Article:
I was quite interested to read an article by an Australian entitled “What your cup of tea says about you.” What knocked my socks off was the following comment:
“I think I can speak for most Australians when I say that for Aussies, drinking a cup of tea is like shopping for anti-fungal cream – it’s not something that you would want your mates to see you doing”.
Do you think it’s possible that’s true?
First, I tried goggling “Australian Tea Association.” What I found instead was an Australian Coffee and Tea Association. My enthusiasm lagging only a little, I clicked on the link and was brought to the Australian Coffee Traders Association. What happened to the tea?
Rather than being disheartened, I browsed a bit longer and found a 2006 report by Australia’s Green Tea Growers Association. The news got a bit brighter from there. Apparently, the tea market in Australia is a $264.4 million market, at least it was back in 2006. The fastest growing segment was called the “health” segment, with green tea being the fasting growing sub-segment. Sounds a bit similar to the U.S. market in that regard.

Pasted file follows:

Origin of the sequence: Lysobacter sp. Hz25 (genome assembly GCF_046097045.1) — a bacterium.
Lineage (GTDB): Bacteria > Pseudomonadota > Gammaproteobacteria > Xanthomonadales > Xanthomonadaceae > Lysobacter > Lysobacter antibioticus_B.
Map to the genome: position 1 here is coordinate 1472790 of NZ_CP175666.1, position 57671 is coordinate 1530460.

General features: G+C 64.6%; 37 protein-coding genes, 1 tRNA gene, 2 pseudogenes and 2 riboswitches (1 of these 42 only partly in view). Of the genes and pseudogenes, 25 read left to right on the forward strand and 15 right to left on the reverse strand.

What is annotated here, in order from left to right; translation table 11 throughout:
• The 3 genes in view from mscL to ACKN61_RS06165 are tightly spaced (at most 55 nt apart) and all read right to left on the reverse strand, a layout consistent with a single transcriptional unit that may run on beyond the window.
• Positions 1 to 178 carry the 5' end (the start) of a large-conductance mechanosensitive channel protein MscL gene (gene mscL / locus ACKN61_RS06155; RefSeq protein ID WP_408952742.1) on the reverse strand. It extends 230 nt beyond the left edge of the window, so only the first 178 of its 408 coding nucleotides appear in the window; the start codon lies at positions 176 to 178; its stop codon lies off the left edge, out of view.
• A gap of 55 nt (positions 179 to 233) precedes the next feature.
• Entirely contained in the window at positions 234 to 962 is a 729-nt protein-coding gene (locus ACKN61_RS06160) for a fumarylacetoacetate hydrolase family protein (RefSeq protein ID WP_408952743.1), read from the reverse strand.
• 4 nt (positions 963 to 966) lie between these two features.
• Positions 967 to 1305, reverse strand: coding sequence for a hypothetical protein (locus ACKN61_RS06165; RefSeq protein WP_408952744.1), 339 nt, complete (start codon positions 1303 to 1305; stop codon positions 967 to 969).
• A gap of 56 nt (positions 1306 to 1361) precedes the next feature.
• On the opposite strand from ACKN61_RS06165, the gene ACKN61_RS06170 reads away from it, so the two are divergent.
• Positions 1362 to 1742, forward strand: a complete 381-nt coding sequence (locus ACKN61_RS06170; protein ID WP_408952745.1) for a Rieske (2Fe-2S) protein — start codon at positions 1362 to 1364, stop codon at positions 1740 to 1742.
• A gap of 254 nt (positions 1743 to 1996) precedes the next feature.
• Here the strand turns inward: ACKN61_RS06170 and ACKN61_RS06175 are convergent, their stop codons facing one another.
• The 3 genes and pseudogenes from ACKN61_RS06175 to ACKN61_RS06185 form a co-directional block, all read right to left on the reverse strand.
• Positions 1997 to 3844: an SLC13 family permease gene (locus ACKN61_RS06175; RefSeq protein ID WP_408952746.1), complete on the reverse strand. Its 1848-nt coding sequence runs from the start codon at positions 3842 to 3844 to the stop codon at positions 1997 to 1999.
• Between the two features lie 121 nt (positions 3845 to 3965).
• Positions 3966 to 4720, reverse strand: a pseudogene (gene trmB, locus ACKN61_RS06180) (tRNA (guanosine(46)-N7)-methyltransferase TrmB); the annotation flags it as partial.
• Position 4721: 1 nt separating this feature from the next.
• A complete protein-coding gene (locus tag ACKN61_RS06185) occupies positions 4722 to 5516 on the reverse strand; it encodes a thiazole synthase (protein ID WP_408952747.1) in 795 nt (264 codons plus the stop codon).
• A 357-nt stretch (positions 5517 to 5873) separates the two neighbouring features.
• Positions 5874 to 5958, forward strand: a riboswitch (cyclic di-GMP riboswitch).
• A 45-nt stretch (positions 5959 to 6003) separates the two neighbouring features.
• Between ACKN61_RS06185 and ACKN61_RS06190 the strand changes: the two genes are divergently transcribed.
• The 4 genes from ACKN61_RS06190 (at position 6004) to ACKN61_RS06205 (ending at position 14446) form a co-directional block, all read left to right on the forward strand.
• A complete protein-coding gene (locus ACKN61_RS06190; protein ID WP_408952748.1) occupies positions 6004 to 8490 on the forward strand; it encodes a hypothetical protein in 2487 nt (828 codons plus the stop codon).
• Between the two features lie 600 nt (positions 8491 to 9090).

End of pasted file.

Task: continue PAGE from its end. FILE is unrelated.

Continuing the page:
The author of the “What your cup of tea says about you” article, Liam Flanagan, is a recent transplant to London and apparently has been swept up into the tea-drinking culture. Here’s what he thinks your tea choices reflect:
You’re a simple person with simple needs. You know that our time on this planet is short and shouldn’t be wasted mixing flowers and herbs to flavour what is essentially hot water.
You like to think of yourself as being health conscious and alternative. In reality you got caught up in “The Great Green Tea Craze of 2005” and now you’re too scared to ask for anything else.
You’re a trend setter. You used to drink Green tea until it became the “cool” thing to drink. Now you drink white tea, until that becomes the “cool” thing to drink at which point you’ll move onto Mother-of-Pearl tea.
English Breakfast? tea
You’re constantly disappointed that your tea doesn’t taste more like eggs, bacon and black pudding.
Earl Grey tea
You expect that your drink will be delivered to you in a fine bone china cup on a delicate saucer and that, should it not be to your liking, hurling it at a wall is a perfectly reasonable response. In short, you’re a bit of a muppet.
Hot Water + Lemon
You’re the tea equivalent of a decaf coffee drinker and in future you will most likely not be told if someone is putting the kettle on as you’re deemed unworthy of a place in the tea run.
Getting back to Liam’s initial comments about Aussies’ general attitudes about tea drinking, one can only hope he was joking. After all, it’s 2011 and I can assure you, real men drink tea.
Do check out the daily counter at the United Kingdom Tea Council’s website, where you can see how many cuppas Brits have enjoyed so far today.